‘The 355’ subjects big stars to the same old secret-agent cliches
Jessica Chastain, Lupita Nyong’o, Penelope Cruz among the great talents insulting the audience’s intelligence.
It’s hard to tell if the target audience for “The 355” is someone who has never seen a Formulaic International Thriller in their life and will actually be surprised at the depressingly predictable plot “twists” — or someone who has seen dozens of Formulaic International Thrillers and will get a mild kick out of seeing so many boxes checked on the list of action movie clichés.
Universal Pictures presents a film directed by Simon Kinberg and written by Kinberg and Theresa Rebeck and Simon Kinberg. Rated PG-13 (for sequences of strong violence, brief strong language, and suggestive material). Running time: 122 minutes. Now showing at local theaters.
Either way, this slick, star-studded, cynical and intelligence-insulting clunker is about two clicks better than “Red Notice,” and that ain’t saying much. The entire movie comes across as if the screenwriters had gathered the scripts for dozens of similar films in the genre, dropped them into some sort of software blender — and whipped up one big bland smoothie of a story.
One of my favorite eye-rolling moments comes when the anti-hero heroines are held at gunpoint by the obligatory slimy double-crossing villain, who gets what he wants from them — and then just leaves with his dopey henchmen, rather than wiping them out, because of course if he does that, we have no movie.
I also loved the scene in which the all-female team survives a harrowing adventure in Marrakesh, takes some sort of transport to Shanghai — and in no time flat, the women are able to outfit themselves in red-carpet-level gowns, hair and makeup, complete with jewelry tricked up to contain surveillance devices, in order to infiltrate a lavish event where dozens of the world’s most wanted criminals are going to bid on a unique device that will give its owner complete and utter power over … the entire world! I’d love to see the sequence in which the team acquires the spectacular, custom-fitted dresses and the super-spy jewelry, etc. Is there a store for all that in Shanghai?
OK. Let’s take a breath here and go back to the beginning of this disappointingly rote actioner — and it truly is a disappointment, given the director is Simon Kinberg, who has been a writer and/or producer on such films as “Mr. & Mrs. Smith,” “Sherlock Holmes” and “The Martian,” and the enormously talented cast is led by Jessica Chastain, Sebastian Stan, Lupita Nyong’o, Penelope Cruz, Diane Kruger and Fan Bingbing.
Chastain plays Mason “Mace” Brown, a CIA operative who teams up with her colleague Nick Fowler (Stan) on a covert mission in France, where they’ll pose as newlyweds from Iowa — but in reality they’re meeting with a Colombian agent named Luis Rojas (Edgar Ramirez) to make an exchange: Rojas will get $3 million in cash, and Mace and Nick will take possession of a one-of-a-kind techno-device — known as “the drive” — that can access anything and everything on the grid and has an untraceable master key, and thus give its owner the power to shut down cities, crash planes, gain access to nuclear codes, blah, blah, blah.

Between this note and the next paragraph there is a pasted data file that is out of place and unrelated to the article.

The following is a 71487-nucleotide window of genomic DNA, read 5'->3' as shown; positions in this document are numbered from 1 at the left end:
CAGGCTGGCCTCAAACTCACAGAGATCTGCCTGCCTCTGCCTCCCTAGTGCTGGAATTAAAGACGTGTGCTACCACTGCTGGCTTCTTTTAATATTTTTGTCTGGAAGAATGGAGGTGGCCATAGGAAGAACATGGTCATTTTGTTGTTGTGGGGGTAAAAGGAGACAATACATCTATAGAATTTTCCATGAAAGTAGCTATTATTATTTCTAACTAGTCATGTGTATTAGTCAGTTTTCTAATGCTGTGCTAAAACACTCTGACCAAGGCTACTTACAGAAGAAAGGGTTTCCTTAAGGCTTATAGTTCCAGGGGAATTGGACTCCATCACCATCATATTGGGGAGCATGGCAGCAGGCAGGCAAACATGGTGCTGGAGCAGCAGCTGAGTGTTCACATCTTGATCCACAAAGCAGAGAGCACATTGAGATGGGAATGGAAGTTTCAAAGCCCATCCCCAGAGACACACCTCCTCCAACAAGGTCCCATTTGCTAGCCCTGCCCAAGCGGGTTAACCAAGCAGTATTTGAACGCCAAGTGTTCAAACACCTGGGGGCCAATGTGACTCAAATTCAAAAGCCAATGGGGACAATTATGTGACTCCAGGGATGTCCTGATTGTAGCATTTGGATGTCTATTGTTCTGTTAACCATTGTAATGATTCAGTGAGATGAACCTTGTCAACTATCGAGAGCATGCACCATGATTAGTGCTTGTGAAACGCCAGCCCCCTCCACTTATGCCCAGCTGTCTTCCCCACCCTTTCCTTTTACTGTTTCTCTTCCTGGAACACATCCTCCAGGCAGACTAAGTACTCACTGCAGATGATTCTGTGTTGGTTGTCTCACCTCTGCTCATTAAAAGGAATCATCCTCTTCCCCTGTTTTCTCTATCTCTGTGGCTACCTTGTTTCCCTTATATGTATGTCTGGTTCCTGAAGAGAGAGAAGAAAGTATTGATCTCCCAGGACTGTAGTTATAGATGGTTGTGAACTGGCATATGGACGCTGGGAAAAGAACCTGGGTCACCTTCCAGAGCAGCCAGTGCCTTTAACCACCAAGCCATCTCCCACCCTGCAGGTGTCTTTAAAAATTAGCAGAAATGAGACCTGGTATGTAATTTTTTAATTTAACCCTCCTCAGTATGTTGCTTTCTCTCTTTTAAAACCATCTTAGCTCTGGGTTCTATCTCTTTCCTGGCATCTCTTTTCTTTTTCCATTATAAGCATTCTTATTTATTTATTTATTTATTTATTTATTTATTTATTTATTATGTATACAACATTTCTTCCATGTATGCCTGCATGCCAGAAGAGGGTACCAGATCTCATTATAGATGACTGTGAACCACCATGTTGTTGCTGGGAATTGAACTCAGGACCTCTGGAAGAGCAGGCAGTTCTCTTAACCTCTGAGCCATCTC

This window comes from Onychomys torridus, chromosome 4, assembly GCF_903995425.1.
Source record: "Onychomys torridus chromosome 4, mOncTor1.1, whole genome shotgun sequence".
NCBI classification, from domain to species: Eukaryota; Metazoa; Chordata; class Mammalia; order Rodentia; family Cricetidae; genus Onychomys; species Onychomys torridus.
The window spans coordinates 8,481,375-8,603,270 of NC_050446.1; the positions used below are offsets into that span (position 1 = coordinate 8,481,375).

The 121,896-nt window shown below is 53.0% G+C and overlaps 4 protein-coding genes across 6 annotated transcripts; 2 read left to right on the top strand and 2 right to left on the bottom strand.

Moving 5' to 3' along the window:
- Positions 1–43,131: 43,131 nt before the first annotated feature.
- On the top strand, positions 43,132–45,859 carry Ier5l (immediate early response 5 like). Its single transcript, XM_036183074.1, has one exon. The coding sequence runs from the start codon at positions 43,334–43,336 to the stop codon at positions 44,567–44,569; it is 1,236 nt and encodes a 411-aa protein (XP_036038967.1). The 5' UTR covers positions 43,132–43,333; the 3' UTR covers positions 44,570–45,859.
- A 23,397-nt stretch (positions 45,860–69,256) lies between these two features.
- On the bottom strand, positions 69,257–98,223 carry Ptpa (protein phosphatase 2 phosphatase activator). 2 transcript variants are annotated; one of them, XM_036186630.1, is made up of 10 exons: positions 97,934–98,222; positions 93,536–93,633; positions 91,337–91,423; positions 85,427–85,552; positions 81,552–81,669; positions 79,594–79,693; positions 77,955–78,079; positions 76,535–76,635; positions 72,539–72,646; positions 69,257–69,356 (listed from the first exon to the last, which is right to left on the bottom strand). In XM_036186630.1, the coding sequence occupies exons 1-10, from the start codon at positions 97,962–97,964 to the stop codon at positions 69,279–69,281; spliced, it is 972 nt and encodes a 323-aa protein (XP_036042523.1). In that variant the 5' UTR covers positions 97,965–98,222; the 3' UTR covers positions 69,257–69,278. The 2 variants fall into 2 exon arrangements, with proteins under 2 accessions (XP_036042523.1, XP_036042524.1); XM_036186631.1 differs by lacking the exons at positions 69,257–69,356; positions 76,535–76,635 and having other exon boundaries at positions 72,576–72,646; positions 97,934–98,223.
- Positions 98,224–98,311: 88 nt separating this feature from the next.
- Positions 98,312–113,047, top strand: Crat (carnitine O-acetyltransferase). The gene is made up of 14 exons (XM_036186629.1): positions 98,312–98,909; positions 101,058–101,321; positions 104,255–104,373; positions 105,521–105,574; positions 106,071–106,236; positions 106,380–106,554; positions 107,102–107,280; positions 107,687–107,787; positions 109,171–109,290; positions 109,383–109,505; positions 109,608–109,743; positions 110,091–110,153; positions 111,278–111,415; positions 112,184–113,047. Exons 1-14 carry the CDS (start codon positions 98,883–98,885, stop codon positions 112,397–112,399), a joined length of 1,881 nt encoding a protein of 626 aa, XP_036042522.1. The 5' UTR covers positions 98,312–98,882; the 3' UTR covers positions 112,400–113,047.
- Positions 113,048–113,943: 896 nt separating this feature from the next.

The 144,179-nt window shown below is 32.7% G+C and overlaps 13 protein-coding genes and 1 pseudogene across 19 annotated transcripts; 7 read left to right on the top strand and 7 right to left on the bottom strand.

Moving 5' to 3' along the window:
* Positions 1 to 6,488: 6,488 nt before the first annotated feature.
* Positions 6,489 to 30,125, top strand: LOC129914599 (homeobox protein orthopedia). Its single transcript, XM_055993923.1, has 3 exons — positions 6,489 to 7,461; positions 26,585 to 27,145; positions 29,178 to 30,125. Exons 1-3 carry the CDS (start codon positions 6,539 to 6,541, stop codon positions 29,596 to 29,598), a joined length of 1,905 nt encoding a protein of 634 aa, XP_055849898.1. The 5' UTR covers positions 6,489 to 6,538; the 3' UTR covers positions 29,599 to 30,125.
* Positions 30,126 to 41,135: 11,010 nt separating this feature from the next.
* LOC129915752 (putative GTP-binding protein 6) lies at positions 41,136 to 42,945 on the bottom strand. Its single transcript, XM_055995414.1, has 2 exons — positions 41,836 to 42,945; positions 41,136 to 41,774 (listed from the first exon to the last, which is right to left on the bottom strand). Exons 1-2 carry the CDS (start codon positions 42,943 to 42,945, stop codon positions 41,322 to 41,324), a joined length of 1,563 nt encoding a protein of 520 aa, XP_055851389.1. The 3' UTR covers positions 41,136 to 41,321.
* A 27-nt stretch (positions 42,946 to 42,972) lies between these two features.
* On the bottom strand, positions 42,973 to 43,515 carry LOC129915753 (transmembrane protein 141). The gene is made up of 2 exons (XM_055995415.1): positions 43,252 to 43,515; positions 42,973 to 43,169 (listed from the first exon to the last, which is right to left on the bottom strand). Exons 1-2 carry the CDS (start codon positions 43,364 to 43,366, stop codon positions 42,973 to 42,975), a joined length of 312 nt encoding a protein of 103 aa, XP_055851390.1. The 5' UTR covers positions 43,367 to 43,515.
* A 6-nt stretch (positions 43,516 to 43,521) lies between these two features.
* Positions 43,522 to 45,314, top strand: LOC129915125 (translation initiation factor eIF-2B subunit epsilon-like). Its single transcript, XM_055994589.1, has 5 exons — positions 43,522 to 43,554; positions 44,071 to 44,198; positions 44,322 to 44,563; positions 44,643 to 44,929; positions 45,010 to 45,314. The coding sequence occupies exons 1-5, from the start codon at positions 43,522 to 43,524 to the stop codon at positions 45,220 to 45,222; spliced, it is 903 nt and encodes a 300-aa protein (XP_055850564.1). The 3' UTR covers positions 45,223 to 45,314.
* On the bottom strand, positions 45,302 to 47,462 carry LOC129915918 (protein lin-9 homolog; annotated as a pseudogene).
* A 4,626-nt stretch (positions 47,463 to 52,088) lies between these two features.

The drop goes horribly awry! Chase sequences and public gunfights ensue! Actors, stunt personnel, location shoots and CGI enhancement are utilized to deliver some well-executed and thoroughly familiar thrills and chills! Before you can say “The Bourne Trilogy” or “Spy Game” or “Mission: Impossible” or “Safe House” or “Salt,” Mace is placed under suspicion by the agency and has to GO ROGUE, and she eventually teams up with:
- Her longtime friend, the former MI6 agent and cybersecurity expert Khadijah (Lupita Nyong’o).
- Her recent foe, the deadly German agent Marie Schmidt (Diane Kruger), who has the most troubled pasts of all the troubled pasts haunting these characters.
- A Colombian DNA agent named Graciela (Penelope Cruz), a psychologist who has no field experience.
- The mysterious and quite brilliant and lethal Chinese agent Lin Mi Sheng (Fan Bingbing).
They all decide to work together to retrieve the device and keep it safe from the bad guys, because as we’ve already been told, “If that drive falls into the wrong hands…” just in case we didn’t understand that bad things could happen if that device falls into the wrong hands.
“The only way we’re going to accomplish anything if if we join forces!” says Khadijah. “The enemy of my enemy is my friend.”
I swear I’ve heard that somewhere before — along with lines such as:
“They get this [device], they start World War III.”
“Get some rest. You’ll need it.”
“We put ourselves in danger so that others are not.”
“When you live a life of lies, it’s hard to know what’s true and what isn’t.”
Clocking in at an overlong 2 hours and 4 minutes, “The 355” gets its name from the code name of a female spy during the American Revolution. We get an explanation for that within the movie — and when a movie has to pause to tell the audience the origin of its title, it’s either trying too hard or not hard enough. But as we’ve just learned, when you live a life of lies, get some rest, you’ll need it and we put ourselves in danger so that others are not.